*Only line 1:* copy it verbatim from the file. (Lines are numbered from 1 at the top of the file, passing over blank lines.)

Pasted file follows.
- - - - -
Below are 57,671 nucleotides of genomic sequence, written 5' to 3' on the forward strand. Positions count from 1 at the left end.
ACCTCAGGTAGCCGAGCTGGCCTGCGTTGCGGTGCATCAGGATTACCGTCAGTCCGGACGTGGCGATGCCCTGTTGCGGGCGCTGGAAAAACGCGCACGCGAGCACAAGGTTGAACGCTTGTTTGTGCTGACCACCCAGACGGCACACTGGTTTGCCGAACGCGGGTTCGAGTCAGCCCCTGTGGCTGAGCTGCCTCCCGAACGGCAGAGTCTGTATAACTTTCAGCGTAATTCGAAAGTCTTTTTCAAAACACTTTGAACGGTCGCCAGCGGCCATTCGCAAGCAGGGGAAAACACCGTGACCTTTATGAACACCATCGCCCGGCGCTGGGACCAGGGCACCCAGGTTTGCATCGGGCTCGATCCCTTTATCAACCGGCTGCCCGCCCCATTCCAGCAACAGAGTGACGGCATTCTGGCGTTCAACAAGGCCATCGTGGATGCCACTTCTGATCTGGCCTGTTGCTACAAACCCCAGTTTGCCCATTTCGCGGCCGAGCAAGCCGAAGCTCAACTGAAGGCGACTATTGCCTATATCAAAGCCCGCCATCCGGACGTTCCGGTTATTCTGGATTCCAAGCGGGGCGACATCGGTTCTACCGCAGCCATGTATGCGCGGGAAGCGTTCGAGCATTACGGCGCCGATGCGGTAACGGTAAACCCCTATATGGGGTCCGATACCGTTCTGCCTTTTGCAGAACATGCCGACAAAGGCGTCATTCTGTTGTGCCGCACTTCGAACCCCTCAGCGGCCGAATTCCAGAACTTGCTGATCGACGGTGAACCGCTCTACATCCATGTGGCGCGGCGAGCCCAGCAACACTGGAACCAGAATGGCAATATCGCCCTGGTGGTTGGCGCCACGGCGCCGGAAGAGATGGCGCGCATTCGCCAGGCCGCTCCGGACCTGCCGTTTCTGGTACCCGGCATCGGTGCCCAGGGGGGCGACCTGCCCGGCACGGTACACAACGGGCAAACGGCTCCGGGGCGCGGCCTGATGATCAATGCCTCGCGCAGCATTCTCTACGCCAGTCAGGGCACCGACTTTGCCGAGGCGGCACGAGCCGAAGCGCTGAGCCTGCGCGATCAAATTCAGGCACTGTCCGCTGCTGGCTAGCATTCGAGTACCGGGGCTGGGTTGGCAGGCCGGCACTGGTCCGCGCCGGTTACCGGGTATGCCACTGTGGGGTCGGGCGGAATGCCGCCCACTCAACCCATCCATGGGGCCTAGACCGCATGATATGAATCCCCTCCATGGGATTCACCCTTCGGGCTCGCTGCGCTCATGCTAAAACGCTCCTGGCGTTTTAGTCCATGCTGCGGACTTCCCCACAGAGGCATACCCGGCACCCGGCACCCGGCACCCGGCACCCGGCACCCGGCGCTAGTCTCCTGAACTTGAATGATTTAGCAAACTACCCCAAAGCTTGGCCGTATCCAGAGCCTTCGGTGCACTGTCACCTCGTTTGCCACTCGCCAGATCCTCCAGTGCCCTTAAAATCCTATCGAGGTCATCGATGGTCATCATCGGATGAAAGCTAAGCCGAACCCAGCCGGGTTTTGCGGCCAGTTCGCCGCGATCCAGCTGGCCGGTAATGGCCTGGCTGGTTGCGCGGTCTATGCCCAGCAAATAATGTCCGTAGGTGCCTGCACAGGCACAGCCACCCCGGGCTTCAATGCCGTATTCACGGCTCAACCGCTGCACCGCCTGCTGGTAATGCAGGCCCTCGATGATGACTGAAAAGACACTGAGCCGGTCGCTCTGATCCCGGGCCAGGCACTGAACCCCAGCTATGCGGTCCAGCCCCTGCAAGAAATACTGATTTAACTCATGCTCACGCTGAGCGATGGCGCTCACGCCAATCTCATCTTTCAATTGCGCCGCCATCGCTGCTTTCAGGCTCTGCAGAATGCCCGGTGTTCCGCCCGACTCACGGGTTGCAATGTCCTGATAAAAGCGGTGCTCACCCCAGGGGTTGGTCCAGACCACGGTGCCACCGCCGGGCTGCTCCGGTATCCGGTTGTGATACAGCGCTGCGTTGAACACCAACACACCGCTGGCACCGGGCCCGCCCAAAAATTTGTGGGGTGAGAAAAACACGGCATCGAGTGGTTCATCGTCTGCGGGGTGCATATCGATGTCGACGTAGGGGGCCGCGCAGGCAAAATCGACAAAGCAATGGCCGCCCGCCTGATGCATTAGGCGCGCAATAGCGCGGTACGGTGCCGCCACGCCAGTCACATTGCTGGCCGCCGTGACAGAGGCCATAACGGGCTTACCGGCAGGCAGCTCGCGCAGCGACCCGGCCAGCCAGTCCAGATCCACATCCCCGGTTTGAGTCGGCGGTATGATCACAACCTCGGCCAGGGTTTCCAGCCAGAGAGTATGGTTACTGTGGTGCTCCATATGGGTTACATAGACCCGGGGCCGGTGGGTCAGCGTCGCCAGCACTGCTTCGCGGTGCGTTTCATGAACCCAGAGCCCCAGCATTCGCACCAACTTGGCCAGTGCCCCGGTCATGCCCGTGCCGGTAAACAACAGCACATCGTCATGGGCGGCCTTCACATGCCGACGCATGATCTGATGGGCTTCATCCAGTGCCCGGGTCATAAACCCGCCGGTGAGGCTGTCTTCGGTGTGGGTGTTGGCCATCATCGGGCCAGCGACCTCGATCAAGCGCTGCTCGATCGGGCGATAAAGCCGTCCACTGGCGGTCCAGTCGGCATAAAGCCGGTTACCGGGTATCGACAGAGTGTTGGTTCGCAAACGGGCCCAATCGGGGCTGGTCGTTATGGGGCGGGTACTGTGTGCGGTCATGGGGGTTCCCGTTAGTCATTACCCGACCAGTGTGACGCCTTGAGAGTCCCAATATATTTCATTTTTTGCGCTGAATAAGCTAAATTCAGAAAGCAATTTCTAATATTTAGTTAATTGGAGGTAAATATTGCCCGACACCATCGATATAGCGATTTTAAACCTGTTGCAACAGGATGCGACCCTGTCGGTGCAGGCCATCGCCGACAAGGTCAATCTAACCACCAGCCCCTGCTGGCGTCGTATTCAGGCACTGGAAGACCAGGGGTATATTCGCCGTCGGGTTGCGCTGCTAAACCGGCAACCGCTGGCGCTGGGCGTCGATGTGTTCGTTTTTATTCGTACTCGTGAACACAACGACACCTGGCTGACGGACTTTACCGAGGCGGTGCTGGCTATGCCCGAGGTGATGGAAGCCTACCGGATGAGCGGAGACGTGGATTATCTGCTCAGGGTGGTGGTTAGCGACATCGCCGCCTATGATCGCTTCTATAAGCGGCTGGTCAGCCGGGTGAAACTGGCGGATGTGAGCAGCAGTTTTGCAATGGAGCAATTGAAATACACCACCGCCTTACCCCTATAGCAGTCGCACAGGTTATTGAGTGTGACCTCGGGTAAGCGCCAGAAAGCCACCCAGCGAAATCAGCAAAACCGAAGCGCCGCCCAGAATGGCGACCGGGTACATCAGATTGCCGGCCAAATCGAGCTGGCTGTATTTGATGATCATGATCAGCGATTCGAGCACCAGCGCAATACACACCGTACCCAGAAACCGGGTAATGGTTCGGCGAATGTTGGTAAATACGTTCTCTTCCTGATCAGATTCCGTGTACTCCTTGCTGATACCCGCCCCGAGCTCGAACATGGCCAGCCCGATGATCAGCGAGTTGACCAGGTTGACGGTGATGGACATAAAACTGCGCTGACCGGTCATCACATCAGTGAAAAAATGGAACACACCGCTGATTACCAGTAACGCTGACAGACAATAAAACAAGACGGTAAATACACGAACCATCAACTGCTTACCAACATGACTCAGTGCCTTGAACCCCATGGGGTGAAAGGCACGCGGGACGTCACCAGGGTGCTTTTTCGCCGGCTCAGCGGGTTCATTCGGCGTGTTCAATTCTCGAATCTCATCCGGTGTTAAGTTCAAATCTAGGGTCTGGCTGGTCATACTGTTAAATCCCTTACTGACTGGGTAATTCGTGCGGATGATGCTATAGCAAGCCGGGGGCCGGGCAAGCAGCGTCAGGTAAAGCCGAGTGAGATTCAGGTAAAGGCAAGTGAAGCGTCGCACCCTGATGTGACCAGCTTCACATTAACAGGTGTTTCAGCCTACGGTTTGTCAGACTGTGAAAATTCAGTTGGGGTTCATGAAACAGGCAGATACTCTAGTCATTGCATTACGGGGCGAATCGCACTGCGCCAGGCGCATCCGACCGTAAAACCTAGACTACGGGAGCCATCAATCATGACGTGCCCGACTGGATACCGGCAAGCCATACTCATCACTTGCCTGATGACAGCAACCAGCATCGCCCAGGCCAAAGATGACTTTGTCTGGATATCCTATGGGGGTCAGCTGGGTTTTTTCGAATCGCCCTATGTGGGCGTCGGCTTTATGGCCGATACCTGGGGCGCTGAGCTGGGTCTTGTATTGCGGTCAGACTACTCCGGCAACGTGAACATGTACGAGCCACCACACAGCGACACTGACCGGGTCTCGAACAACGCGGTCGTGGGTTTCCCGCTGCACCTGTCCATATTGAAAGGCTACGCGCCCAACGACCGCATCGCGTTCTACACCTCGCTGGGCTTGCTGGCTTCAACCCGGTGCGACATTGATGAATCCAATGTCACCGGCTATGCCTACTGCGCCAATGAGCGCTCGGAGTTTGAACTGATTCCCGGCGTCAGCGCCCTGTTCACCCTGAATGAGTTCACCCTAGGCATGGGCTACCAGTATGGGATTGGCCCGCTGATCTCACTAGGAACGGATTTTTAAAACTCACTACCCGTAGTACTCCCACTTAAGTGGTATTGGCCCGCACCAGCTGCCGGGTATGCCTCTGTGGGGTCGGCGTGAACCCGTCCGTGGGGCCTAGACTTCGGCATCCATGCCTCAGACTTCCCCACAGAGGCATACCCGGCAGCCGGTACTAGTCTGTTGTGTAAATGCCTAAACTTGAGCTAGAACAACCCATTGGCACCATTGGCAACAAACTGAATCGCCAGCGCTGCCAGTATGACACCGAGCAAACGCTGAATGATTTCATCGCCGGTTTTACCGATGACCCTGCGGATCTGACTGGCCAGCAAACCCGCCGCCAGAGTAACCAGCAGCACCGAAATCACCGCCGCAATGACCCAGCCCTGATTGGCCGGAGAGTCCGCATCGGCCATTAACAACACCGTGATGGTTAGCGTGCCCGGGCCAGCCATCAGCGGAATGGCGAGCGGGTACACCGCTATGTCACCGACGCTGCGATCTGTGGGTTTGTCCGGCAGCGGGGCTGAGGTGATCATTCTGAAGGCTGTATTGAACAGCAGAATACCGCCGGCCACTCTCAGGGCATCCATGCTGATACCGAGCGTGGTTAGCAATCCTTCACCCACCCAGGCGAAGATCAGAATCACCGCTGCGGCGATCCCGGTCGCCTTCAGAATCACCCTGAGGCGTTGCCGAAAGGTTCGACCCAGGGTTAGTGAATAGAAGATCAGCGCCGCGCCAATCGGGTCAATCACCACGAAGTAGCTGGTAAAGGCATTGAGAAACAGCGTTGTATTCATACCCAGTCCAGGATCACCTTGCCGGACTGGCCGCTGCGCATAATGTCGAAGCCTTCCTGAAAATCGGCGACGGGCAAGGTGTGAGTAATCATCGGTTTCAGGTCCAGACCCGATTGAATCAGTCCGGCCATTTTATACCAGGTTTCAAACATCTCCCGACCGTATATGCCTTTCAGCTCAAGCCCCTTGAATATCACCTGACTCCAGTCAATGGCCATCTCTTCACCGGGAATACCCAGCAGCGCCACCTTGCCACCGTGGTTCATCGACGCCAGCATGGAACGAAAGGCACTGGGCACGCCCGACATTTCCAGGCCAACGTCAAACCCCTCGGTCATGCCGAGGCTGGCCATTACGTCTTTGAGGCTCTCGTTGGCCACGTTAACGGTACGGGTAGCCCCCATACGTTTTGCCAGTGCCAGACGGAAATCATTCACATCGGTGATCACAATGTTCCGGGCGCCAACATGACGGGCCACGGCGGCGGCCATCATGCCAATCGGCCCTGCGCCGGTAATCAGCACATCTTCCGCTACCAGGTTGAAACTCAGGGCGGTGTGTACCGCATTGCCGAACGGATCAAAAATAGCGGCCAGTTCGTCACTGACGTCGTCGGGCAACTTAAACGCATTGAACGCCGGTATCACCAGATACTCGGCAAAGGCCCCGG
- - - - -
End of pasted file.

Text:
Below are 57,671 nucleotides of genomic sequence, written 5' to 3' on the forward strand. Positions count from 1 at the left end.